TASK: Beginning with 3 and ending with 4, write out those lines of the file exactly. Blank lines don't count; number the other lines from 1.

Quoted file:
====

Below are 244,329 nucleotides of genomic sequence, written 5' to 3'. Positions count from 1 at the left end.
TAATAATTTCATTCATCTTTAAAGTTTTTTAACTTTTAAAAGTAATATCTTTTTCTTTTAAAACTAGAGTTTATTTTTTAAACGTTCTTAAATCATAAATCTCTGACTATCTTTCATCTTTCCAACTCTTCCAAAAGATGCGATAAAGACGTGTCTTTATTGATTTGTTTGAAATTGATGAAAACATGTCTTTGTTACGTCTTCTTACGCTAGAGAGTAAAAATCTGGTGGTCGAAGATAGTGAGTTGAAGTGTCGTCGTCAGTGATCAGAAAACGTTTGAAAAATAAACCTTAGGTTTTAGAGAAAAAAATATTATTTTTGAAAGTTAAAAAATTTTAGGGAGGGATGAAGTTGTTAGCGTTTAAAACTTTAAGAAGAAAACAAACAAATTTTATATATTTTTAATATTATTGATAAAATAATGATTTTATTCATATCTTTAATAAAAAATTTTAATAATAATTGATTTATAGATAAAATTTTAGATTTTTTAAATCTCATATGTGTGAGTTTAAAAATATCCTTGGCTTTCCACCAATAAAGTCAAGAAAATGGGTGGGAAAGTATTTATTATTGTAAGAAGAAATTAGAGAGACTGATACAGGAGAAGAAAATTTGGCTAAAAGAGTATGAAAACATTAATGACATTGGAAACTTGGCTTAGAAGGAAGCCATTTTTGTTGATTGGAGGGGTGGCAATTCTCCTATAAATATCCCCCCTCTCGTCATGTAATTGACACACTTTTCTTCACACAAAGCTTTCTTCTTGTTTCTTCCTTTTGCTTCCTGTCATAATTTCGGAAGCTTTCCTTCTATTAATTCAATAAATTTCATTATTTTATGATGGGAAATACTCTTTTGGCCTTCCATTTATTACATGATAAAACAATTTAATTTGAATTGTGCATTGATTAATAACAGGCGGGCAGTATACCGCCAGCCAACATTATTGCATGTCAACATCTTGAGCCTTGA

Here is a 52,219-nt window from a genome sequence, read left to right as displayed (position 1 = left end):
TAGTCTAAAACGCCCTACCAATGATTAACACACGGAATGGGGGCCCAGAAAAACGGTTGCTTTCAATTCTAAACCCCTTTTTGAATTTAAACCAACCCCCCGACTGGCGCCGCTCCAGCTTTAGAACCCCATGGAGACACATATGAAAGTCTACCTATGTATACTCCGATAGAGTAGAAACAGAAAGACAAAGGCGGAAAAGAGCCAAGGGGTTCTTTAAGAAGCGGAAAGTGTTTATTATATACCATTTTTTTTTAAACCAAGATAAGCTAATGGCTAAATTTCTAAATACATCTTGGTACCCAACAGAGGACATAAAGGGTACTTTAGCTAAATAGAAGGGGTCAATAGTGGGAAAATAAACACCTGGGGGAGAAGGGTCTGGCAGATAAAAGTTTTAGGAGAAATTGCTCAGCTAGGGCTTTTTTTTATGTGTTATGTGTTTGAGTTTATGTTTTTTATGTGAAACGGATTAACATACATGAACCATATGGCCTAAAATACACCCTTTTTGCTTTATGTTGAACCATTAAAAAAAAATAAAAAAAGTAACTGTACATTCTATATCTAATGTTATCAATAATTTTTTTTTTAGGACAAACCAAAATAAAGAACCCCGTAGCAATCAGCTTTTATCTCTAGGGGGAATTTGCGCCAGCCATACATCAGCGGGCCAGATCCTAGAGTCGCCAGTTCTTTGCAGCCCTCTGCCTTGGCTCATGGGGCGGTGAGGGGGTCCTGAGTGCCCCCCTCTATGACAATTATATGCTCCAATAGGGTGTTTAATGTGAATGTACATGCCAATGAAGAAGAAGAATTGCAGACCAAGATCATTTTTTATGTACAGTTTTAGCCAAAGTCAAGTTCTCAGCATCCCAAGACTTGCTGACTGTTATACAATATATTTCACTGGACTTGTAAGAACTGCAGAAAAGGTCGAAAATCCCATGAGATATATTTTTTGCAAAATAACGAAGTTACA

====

Here is a 52,219-nt window from a genome sequence, read left to right as displayed (position 1 = left end):
TAGTCTAAAACGCCCTACCAATGATTAACACACGGAATGGGGGCCCAGAAAAACGGTTGCTTTCAATTCTAAACCCCTTTTTGAATTTAAACCAACCCCCCGACTGGCGCCGCTCCAGCTTTAGAACCCCATGGAGACACATATGAAAGTCTACCTATGTATACTCCGATAGAGTAGAAACAGAAAGACAAAGGCGGAAAAGAGCCAAGGGGTTCTTTAAGAAGCGGAAAGTGTTTATTATATACCATTTTTTTTTAAACCAAGATAAGCTAATGGCTAAATTTCTAAATACATCTTGGTACCCAACAGAGGACATAAAGGGTACTTTAGCTAAATAGAAGGGGTCAATAGTGGGAAAATAAACACCTGGGGGAGAAGGGTCTGGCAGATAAAAGTTTTAGGAGAAATTGCTCAGCTAGGGCTTTTTTTTATGTGTTATGTGTTTGAGTTTATGTTTTTTATGTGAAACGGATTAACATACATGAACCATATGGCCTAAAATACACCCTTTTTGCTTTATGTTGAACCATTAAAAAAAAATAAAAAAAGTAACTGTACATTCTATATCTAATGTTATCAATAATTTTTTTTTTAGGACAAACCAAAATAAAGAACCCCGTAGCAATCAGCTTTTATCTCTAGGGGGAATTTGCGCCAGCCATACATCAGCGGGCCAGATCCTAGAGTCGCCAGTTCTTTGCAGCCCTCTGCCTTGGCTCATGGGGCGGTGAGGGGGTCCTGAGTGCCCCCCTCTATGACAATTATATGCTCCAATAGGGTGTTTAATGTGAATGTACATGCCAATGAAGAAGAAGAATTGCAGACCAAGATCATTTTTTATGTACAGTTTTAGCCAAAGTCAAGTTCTCAGCATCCCAAGACTTGCTGACTGTTATACAATATATTTCACTGGACTTGTAAGAACTGCAGAAAAGGTCGAAAATCCCATGAGATATATTTTTTGCAAAATAACGAAGTTACA